Presentation Abstract

Title The 2010, February 19 stellar occultation by Varuna
Author Block Bruno Sicardy1, F. Colas1, L. Maquet1, F. Vachier1, A. Doressoundiram1, F. Roques1, T. Widemann1, J. Ortiz2, M. Assafin3, F. Braga-Ribas4, J. I. B. Camargo3, R. Vieira-Martins3, A. Andrei3, D. da Silva Neto3, R. Behrend5, F. Hund6, M. Hauser7, S. Wagner7, A. Slotegraaf8, D. Willasch8, M. de Jesus Costa9, P. Melo Sousa10, E. Faustino11, A. Prazeres11, S. Machado12, J. Dias do Nascimento13, E. Souza Barreto14, A. Amorim15, P. da Rocha Poppe16, M. Geraldete Pereira16, C. Jacques17, B. Loureiro Giacchini17, A. Collucci18, W. Ferreira da Costa19, V. Martins de Morais20
1Obs. de Paris, France, 2Inst. Astrof. Andalucia-CSIC, Spain, 3Obs. Valongo & Obs. Nacional, Brazil, 4Obs. Valongo, Obs. Nacional & LESIA Obs. Paris, France, 5Obs. de Geneve, Switzerland, 6Hakos farm, Namibia, 7Landessternwarte, Koenigstuhl 12, Germany, 8Stellenbosch Flying Field, South Africa, 9OBAFIS-UEMA, Brazil, 10SAMA, Brazil, 11AAP-SAR, Brazil, 12Quixada, Brazil, 13Natal, Brazil, 14Obs. Genival Leite, Brazil, 15Florianopolis, Brazil, 16Obs. Antares, Brazil, 17CEAMIG-REA, Brazil, 18Vespasiano, Brazil, 19Brasilia, Brazil, 20Est. Astronomica PieGise, Brazil.
Abstract On 2010, February 19, Varuna occulted UCAC2 star 41014042, as seen from regions in southern Africa and north-eastern Brazil.
No occultation was observed neither from the station deployed in South Africa, nor from three other stations in Namibia. Out of twelve stations deployed in Brazil, seven had clouds or instrument malfunctions. Three were negative, one possibly positive (visual) is still being analyzed, and one is definitely positive from Sao Luis (CCD). This makes Varuna the most remote solar system object observed to date through a stellar occultation, with a geocentric distance of 6.4 billions km.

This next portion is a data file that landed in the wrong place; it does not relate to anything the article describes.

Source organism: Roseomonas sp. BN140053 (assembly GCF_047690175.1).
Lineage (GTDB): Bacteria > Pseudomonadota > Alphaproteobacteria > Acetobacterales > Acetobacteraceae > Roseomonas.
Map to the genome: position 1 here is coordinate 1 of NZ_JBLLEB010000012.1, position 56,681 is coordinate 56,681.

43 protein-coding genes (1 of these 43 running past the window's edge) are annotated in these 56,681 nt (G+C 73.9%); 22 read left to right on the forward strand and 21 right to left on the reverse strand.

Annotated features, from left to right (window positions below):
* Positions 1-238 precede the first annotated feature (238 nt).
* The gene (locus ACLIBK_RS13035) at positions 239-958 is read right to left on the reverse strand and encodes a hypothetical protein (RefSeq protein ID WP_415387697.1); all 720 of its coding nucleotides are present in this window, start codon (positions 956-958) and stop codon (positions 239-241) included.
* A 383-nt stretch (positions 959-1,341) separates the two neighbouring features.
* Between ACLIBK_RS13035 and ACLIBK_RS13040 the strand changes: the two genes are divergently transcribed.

The Sao Luis occultation has a duration of 52.5 +/- 0.5 sec, corresponding to a chord length of 1003 +/- 9 km projected in the plane of the sky. No atmospheric signature is apparent in the light curve. Since the closest observation to Sao Luis is negative at a transversal distance of 225 km (Quixada, CCD), a significantly elongated shape is required for Varuna.
We will discuss our results in view of current independent estimations of Varuna's diameter combining IR thermal and visible data, with a typical value of ~1050 km +/- ~200 km (Lellouch et al. 2002, Stansberry et al., 2008). We will also discuss the fact that the occultation occurred near Varuna's maximum brightness along its 6.4 hr rotational (0.4-mag amplitude) light curve. Thus Varuna was observed at maximum apparent surface area, which also corresponds to maximum apparent oblateness for an ellipsoidal shape.
Lellouch et al, Astron. Astrophys. 391, 1133-1139 (2002).
Stansberry et al., in The Solar System beyond Neptune (eds Barucci, M. A.,Boehnhardt, H., Cruikshank, D. P. & Morbidelli, A.) 161-179 (Univ. Arizona Press, 2008).
This work is partially supported by french ANR 08-BLAN-0177 "Beyond Neptune".

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42nd DPS Program published in BAAS volume 42 #4, 2010.